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Math Help - how do you draw paraboloid

  1. #1
    Oct 2009

    Triple Integral

    how do you draw paraboloid using z=1-x^2-y^2

    sorry I haven't taken math for 2 years. I forget how to. I would really appreciated if you can explain me

    this is the whole problem
    use cylindrical coordinates. Evaluate ∫∫∫E (x^3 +xy^2)dV, where E is the solid in the first octant that lies beneath the paraboloid z= 1-X^2-y^2

    I am trying to solve this problem but i feel like I won't know the bound until i know how to draw the paraboloid
    Last edited by uptown.cheeky; October 25th 2009 at 10:13 PM. Reason: For more detail
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  2. #2
    Senior Member
    Apr 2009
    Atlanta, GA
    To visualize the parabaloid, rewrite as x^2+y^2=(\sqrt{1-z})^2, and you can see that at a "height" z above the origin, we have a circle of radius r=\sqrt{1-z}. So we have a unit circle at z=0 coming to a point at z=1 to form a 3-D bell shape. To use just the first octant, we will quarter the bell much like you would quarter an apple, cutting it into four equal segments from the top. One of these segments represents the solid E.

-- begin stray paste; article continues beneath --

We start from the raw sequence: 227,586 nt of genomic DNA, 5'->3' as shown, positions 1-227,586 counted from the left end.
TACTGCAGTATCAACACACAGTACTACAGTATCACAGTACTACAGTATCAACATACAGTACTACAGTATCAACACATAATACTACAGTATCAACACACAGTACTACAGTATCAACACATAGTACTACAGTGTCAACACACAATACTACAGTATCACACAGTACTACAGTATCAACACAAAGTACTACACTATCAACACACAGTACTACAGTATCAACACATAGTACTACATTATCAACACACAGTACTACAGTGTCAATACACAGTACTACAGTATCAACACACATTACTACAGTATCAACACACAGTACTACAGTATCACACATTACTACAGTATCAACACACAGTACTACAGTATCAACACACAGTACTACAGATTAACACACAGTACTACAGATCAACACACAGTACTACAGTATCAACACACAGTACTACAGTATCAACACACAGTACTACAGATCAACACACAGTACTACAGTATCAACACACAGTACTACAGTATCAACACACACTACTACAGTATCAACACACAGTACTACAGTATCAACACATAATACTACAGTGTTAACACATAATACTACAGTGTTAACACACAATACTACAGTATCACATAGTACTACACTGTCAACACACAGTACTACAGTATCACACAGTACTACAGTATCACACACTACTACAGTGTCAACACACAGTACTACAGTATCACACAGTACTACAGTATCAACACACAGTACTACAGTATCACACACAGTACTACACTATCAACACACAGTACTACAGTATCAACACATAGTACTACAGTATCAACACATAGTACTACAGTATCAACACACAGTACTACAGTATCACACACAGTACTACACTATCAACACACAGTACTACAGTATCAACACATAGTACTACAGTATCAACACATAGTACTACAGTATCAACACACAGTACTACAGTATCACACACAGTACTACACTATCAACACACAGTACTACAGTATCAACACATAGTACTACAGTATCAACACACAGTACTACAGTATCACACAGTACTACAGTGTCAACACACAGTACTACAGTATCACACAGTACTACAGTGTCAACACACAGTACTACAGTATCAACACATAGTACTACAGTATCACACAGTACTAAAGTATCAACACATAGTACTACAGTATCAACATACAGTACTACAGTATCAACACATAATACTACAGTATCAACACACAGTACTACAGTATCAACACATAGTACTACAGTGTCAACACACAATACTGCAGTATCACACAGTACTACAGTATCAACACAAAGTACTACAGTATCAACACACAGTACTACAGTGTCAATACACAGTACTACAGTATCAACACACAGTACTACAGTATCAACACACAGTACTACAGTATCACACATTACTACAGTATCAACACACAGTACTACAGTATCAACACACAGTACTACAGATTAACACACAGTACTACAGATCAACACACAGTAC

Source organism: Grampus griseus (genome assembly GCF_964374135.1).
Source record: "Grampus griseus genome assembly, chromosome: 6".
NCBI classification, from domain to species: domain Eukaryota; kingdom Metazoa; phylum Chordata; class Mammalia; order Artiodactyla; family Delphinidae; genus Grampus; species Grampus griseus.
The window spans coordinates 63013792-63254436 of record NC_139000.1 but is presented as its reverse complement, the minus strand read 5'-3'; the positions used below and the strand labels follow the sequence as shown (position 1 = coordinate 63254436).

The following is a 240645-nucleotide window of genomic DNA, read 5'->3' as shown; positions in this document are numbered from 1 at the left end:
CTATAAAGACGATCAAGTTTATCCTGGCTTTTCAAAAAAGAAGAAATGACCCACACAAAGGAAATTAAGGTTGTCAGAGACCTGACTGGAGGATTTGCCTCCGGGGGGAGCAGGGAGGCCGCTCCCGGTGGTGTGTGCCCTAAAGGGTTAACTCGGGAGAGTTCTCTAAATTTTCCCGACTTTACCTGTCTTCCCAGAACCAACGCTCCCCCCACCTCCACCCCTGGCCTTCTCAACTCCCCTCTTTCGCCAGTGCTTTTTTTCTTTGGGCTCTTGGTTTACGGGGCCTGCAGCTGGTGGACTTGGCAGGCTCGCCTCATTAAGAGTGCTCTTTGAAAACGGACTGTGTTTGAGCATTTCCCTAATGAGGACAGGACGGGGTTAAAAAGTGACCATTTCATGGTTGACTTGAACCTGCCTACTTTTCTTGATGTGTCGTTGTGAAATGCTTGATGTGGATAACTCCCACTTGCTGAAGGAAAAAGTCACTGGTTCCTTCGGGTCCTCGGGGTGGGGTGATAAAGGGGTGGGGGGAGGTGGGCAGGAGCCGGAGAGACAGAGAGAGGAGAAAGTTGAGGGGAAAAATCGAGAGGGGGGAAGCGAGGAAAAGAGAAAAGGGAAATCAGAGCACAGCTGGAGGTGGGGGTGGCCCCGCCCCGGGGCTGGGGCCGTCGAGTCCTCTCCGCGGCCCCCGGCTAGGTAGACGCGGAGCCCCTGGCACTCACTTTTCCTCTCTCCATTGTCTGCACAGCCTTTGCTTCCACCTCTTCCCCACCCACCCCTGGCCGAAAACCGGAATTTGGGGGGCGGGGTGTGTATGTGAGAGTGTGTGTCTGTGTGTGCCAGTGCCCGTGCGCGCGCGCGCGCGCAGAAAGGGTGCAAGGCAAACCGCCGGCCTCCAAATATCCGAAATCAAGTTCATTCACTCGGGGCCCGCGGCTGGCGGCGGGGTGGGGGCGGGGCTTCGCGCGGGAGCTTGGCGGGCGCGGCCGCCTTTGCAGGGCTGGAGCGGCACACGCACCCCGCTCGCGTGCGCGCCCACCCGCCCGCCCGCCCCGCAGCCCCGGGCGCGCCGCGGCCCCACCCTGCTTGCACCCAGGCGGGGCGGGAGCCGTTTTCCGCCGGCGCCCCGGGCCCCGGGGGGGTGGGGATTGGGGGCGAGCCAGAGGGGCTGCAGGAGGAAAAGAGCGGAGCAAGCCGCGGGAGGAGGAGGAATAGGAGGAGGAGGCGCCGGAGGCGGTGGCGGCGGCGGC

Now convert to cylindrical coordinates:


    I=\int\int\int_E r^3(\cos\theta+\sin\theta)dE, where E=\{(x,y,z)\in\mathbb{R}^3|x>0,y>0,0<z<1-x^2-y^2\}

    To represent the region E in cylindrical coordinates, start by visualizing \theta ranging from 0^\circ to 90^\circ on our quartered bell, r ranging from the "center" r=0 to the edge r=1. Finally, our inequality z<1-x^2-y^2 takes the form h<1-r^2, so a point at a distance r from the z-axis can be at any height between 0<h<1-r^2. Therefore, E=\{(r,\theta, h)\in\mathbb{R}^3|0<r<1,0<\theta<\frac{\pi}{2},0<h  <1-r^2\}. These are your bounds of integration.

    Can you take it from there?
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